One thing that the nature documentaries fail to cover is quite how bad the Galapagos islands smell. There’s no doubt that the Galapagos are a little slice of paradise, but they’re the slice that smells of faeces mixed with stale anchovy paste. But I’m getting ahead of myself.
Sarah and I honeymooned late, in fact we left it until January this year. It is with a little sadness that I write these words because I’m fairly sure that we will never again have such a wonderful holiday or see such amazing things. We were, for example, transported back in time to the 1970s as soon as we stepped onto Iberia’s rickety old Airbus. It’s been a very long time since I saw so much brown in one place (other, of course, than my wardrobe). There was no choice of film and, quite apart from the fact that the actors were all speaking Spanish, the nearest screen was too far away to be of any use to us. So we contented ourselves with the worryingly easy task of removing bits of trim from the aircraft.
By some miracle we landed safely at our destination – Quito, a picturesque town which was constructed little better than the aeroplane which conveyed us there. We didn’t let that stop us though and even Pascal scrabbled up the scaffolding to reach the highest room of the tallest tower of the basilica to be with his one true love. Let me be quite clear here. Sarah and I both have vertigo in peculiarly different ways. Pascal is quite happy with trees and cliffs, certain as he is that if nature constructed them then they can probably be trusted to stay standing. Sarah doesn’t trust nature at all and would rather put her life in the hands of an overweight chain-smoker who wears the wrong sized trousers and shouts ‘Phwoar! Bristols!’ at every girl who walks past the building site. Both, of course, trust gliders – but that’s just a matter of physics.
After a day or two of exploration we jetted off to the Amazon rain-forest to swim with piranhas, anacondas, caymans and all manner of betoothed beasties. We acquainted ourselves with insects and spiders which only seemed to come in large and enormous sizes. And we witnessed monkeys crashing through the trees, much to the annoyance of the owls and vampire bats. The lodge, of course, was beautiful and the food excellent.
The rain-forest was swiftly followed by the even-rainier-forest, a land of frogs, millipedes and humming birds. Actually, it seemed to be a paradise for twitchers – but there was only one bird that I was really interested in watching. The even-rainier-forest also provided us with our only encounter with Incan ruins.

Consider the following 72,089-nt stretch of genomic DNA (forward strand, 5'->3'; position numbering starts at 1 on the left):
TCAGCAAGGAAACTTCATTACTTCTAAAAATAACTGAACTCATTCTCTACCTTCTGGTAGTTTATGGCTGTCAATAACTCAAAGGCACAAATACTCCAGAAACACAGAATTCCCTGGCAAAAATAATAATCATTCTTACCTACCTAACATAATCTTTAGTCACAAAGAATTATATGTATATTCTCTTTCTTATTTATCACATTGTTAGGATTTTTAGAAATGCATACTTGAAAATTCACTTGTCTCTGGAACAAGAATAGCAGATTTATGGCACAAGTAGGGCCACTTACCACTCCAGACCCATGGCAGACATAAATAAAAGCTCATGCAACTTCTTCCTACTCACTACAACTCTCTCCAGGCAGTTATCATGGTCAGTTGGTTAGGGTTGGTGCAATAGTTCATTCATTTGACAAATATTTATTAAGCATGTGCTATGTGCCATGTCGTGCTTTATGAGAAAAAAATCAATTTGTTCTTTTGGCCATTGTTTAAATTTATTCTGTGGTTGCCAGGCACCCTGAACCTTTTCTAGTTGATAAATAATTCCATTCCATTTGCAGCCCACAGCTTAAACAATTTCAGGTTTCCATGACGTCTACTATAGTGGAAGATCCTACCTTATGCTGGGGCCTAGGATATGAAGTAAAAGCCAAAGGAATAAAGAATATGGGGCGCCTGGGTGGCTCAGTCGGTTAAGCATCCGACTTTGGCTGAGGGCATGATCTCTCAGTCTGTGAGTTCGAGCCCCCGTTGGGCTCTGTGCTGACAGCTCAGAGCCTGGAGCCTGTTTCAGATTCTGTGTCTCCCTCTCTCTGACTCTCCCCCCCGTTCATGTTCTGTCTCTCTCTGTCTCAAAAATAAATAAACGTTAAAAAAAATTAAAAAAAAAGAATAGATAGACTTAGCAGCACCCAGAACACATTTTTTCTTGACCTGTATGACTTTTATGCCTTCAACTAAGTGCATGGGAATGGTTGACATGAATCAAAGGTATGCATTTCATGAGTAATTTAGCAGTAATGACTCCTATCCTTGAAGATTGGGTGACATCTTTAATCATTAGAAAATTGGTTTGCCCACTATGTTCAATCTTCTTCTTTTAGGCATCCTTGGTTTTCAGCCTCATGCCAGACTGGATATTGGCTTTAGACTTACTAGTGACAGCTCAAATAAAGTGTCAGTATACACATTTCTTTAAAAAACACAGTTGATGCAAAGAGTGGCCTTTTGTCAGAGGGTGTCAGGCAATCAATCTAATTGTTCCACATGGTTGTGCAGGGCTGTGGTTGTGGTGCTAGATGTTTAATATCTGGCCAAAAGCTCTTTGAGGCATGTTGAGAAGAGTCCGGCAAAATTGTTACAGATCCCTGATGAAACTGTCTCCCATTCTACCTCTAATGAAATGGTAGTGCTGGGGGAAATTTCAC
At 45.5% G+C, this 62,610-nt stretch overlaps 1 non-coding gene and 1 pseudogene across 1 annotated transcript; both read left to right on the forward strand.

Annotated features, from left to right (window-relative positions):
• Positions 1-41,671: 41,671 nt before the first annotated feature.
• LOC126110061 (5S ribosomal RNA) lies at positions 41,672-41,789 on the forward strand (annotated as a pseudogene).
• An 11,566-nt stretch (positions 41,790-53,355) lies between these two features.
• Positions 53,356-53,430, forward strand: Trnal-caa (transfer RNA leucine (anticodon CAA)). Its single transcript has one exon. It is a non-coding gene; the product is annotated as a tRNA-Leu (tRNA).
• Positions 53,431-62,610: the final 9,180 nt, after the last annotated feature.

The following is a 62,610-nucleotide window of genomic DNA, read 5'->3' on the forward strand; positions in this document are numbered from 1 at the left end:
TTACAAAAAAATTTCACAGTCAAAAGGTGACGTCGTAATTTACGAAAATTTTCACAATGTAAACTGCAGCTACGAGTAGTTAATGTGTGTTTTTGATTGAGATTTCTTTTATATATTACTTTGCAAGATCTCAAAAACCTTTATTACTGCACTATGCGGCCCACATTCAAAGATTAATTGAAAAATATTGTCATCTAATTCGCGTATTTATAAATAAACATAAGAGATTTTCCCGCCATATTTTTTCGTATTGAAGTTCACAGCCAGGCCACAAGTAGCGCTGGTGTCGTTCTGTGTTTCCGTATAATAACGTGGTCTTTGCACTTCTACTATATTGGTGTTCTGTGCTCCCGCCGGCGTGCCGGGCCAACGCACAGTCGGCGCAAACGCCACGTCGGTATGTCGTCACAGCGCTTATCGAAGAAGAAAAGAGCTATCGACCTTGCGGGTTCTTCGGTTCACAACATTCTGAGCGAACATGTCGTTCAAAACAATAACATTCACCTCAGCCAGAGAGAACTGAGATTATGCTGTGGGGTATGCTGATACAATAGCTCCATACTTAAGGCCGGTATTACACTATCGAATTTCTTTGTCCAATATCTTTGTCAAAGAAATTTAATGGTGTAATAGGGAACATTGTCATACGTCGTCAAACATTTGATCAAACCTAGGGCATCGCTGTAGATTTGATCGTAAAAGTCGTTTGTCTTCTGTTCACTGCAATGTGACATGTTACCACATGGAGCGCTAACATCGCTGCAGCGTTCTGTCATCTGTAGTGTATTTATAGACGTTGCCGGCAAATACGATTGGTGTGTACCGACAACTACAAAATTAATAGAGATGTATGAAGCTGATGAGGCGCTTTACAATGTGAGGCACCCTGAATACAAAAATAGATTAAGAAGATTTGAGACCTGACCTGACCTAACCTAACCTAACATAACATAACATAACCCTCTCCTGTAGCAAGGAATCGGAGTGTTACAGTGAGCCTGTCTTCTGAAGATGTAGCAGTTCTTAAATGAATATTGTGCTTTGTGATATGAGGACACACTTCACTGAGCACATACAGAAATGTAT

Nearly five kilometres above sea-level the air cannot be described as rich in oxygen. We struggled up the slopes of Cotopaxi, burning nicely in the sun, whilst being guided by a mountain goat Amerindian woman. I’m afraid to say that I took advantage of Sarah’s breathlessness to hurl snowballs at her. Snowball fight on the equator! You’d think it’d be great, right? Wrong, alas. The snow was like powder. Never mind, we both made up for lost time when it snowed in London in April – and we made anatomically gifted snowmen and women. Having decided that the islands themselves were far too smelly, we toured the Galapagos in a sailing boat. We went ashore regularly for walks with iguana, sea-lions (the cause of most of the stink) and boobies. We swam with iguana, sea-lions, turtles, sharks and, of course, boobies. The boobies were most impressive and, as has been commented on in the past, I’m rather fond of them.
The first move of 2008 was from Sarah’s flat in the increasingly stabby south-east of London, but not before Pascal upset one of the neighbours by shouting at her. We moved to a little house in Hertford and immediately set about the task of trying to find somewhere to buy. It was during our stay in the noisy little house that we found the time to unpack the modelling kit and make a little Waggle. Waggle is currently baking, and we expect hir (him’n’her, alright!? Really! Mi spellin int vat bad!) to be complete in March. Ish.
Having honeymooned so extravagantly in January, we decided that our summer holiday should be spent in the U.K., in Cornwall. We camped and it rained. The tent leaked so we patched it up with old bin-bags – it was a veritable tramp palace by the time we decided to donate it to the Eden project for recycling. We will camp again, we promise, but our tent will be bigger, sturdier and more expensive next time! And, dudes, I learned to surf. I caught the waves and stayed on my feet all the way to the beach. Excellent fun, party on – I want to do that again. Any day now I’ll be peroxiding my hair, growing it long, and moving in to a VW camper van. Poor Sarah, waggled up as she is, could only watch and take photographs as she got shot blasted with hail. The holiday was a lot of fun though, and the weather was miraculously fine when we went to see War of the Worlds at the Minack theatre.
We found the house we wanted in Ware and made the necessary arrangements to be seriously inconvenienced and pissed about by the mortgage company. Which they duly did. So well done to C&G – I don’t think that you missed a single opportunity to mess us about. Thankfully, we were assisted by a supremely competent solicitor. Since then we’ve been nesting – mainly lining the nest with books, I think. Our kitchen is almost finished, although I still need to sort out the under-stairs cupboard. Our living room is almost finished, although the floor needs finishing. And our bedroom will be finished once we’ve slapped some paint on the walls and I’ve papered and painted the hoofysaurus cupboard. Then we can get to work on Waggle’s room.
It’s been a busy year. Busy and fun. We’ve been to paradise, sold a flat and bought a house, and we are expecting our first child. I have a sneaky feeling that 2009 will be even more eventful.